By Sam Madden
The latest legislation coming out of Washington regarding the tax reform is the perfect example when sides immediately dig in out of the starting gate and will not even make an effort to reach across the aisle.
The bill was not as bad as the Democrats made it out to be at the beginning, and it wasn’t as good as the Republicans made it out to be either.
The basic starting point of a 20% corporate tax, keeping the top Marginal Rate at 39.6%, getting rid of SALT, (state sales and income tax deductions), capping mortgage interest deduction to a $500k home, (current law is at a $1 Million Home), and other deductions that were to go away ended up all in jeopardy.
What we now have is SALT deductions up to $10,000, capping mortgage interest at a $750k home, reduction of the top marginal rate from 39.6% to 37%, the getting rid of the proposed legislation that would have prevented local governments from using tax exempt municipal bonds to pay for the construction or renovation of professional sports stadiums, and other changes that are unfavorable, particularly since this country is $20 Trillion in debt.
The job of our elected officials in Washington is to work together. A Democrat should have been meeting and making phone calls with the GOP from the get go, guaranteeing that his/her vote in favor of this bill, could easily be gotten, by being involved. Not by immediately criticizing the bill as only a give away for the rich which it is not, (and the same thing goes for a Republican lawmaker when the ACA was being proposed).
I came across quite a few people from the left that were condemning this bill for the taking out of or limiting itemized deductions. They kept saying that it will hurt lower income and lower middle class people. The problem is that most of those people don’t itemize and even they did, under the new proposed legislation they are getting their standard deduction doubled. So for example: If a married couple itemized last year because they had $18,000 in deductions, (under the current standard deduction of $12,700), would no longer need to itemize under the new proposal because they are now getting a standard deduction of $24,000, (so this couple is actually getting an additional $6,000 in an automatic deduction).
What a lot of people don’t seem to understand is that a married couple would have to be making a lot of money and have a lot of deductible expenses in order to even reach the new threshold of $24,000. So the changes announced recently in the legislation have only helped the well-to-do.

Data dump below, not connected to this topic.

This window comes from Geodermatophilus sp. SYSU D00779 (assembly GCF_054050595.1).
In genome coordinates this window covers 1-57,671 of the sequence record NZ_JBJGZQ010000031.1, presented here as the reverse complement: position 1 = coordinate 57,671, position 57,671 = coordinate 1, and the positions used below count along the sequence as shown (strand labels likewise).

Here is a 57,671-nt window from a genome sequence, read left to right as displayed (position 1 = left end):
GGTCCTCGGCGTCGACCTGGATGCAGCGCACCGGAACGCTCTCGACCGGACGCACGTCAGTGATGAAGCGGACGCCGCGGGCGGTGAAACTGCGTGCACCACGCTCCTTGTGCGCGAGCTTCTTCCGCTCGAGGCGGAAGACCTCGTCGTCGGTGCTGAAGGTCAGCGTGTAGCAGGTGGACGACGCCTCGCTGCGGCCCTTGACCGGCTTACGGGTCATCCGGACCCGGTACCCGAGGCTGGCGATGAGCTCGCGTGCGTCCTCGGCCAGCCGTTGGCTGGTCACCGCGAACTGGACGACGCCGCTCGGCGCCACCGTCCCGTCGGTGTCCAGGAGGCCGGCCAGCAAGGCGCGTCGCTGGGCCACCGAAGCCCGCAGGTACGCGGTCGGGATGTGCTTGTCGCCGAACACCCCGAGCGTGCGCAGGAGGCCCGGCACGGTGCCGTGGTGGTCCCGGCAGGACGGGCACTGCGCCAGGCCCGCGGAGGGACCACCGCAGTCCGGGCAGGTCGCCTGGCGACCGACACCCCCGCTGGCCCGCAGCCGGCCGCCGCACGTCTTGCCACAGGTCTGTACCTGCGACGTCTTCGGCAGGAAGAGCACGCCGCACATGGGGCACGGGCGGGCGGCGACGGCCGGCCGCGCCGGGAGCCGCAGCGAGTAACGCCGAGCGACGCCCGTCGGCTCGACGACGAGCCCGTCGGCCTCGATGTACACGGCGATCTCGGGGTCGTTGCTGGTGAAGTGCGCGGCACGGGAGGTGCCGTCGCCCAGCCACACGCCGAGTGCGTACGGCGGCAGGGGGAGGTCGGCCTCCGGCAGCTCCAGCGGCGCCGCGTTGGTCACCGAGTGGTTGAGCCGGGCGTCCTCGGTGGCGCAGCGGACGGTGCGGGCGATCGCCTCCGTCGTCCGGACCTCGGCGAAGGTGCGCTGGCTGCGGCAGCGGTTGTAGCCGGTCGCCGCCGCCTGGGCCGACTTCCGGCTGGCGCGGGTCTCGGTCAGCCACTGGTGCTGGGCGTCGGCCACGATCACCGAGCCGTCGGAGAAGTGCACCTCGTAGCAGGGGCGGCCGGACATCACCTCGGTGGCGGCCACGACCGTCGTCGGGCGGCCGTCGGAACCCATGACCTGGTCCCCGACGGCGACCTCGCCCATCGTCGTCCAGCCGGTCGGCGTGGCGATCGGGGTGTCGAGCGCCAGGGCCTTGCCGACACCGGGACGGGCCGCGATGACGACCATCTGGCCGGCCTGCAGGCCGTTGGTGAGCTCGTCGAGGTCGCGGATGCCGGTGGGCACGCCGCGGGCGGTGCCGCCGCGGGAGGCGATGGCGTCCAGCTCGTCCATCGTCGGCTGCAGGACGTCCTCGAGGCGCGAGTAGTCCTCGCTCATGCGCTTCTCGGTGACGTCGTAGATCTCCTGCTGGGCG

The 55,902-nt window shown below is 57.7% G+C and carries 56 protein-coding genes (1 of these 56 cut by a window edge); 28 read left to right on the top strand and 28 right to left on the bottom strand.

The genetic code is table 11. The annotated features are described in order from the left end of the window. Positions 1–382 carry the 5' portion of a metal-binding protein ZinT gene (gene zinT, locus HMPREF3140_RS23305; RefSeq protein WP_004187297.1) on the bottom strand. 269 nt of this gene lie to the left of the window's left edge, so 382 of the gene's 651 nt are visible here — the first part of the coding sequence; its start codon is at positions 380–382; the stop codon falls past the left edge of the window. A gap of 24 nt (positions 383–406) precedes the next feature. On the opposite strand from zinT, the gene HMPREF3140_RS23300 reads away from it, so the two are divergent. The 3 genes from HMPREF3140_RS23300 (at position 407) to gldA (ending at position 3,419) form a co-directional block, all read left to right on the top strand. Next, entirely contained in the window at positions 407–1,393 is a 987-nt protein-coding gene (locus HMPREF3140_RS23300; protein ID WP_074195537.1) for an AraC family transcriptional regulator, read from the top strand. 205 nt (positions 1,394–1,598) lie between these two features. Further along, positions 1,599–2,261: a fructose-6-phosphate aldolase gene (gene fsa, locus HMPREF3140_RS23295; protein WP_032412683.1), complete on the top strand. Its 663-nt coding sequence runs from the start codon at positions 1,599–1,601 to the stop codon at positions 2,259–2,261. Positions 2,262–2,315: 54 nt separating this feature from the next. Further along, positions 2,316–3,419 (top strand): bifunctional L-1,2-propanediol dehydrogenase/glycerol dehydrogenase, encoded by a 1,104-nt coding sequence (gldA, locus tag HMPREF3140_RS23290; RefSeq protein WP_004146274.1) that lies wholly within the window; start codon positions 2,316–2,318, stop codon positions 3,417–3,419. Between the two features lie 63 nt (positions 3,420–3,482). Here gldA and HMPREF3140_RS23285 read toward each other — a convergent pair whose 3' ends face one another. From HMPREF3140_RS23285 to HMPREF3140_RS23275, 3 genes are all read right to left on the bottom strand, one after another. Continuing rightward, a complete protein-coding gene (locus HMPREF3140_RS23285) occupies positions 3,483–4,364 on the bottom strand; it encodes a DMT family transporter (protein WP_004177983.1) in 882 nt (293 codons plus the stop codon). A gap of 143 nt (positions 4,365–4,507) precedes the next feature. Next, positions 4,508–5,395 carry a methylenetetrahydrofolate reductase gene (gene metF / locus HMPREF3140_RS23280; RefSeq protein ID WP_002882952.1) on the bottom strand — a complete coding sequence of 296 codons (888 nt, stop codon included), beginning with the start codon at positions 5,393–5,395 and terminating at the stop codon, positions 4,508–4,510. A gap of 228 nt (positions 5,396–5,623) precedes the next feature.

Then let’s look at this real life example:
Single mom, with two kids making $40k does not have enough deductions to itemize. She currently would have an AGI of $18,500, ($40,000 less $9,350 standard deduction for head of household, less three personal exemptions at $4,150 each) . Tax bracket 15%. tax due of $2,775. Less a $1,000 child tax credit for each child, tax due of $775.
Here is the new proposed plan for this person. Standard deduction up to 18,500 from $9,350 new AGI $21,500. New tax bracket is 12% tax is $2,580. $2,000 tax credit for each child, comes to $4,000, she gets a refund of $1,420, instead of having to pay $775.
So as we see anyone saying that this bill is only a give away to the rich is highly mistaken.
In summary what we now have with the current tax reform package is something worse than what was initially proposed, and why? Because one side of the aisle let the other side of the aisle totally control the process, instead of saying, “I am here, I want to listen to all ideas with an open mind, and work together for something good for the American people.” (And this goes for any bill proposed by any party).
When we work together does that mean changing one’s values or goals? No. What it means is that the best bill is a bi-partisan one where everyone has a say. Not everyone may be happy with the outcome of the bill, but when both sides work together, and neither side takes 100% control over the process, we are closer to having something work for this country. Instead of having something that moves farther away from what should be the number one goal of every elected official, bi-partisan legislation, not immediately demonizing the other side.
I encourage our lawmakers to work together. Stop with the partisan talking points, keep reaching out to the other side and bring each other in on the process. But in order to do this we must have humble elected officials, and to make sure of that it is up to us, the American People, to vote in people with such characteristics and not the type that give loyalty to party over loyalty to us.
Sam Madden is a Co-Director for the Center For Pluralism. He has a background in Accounting and has done taxes for a living, He can be reached at firstname.lastname@example.org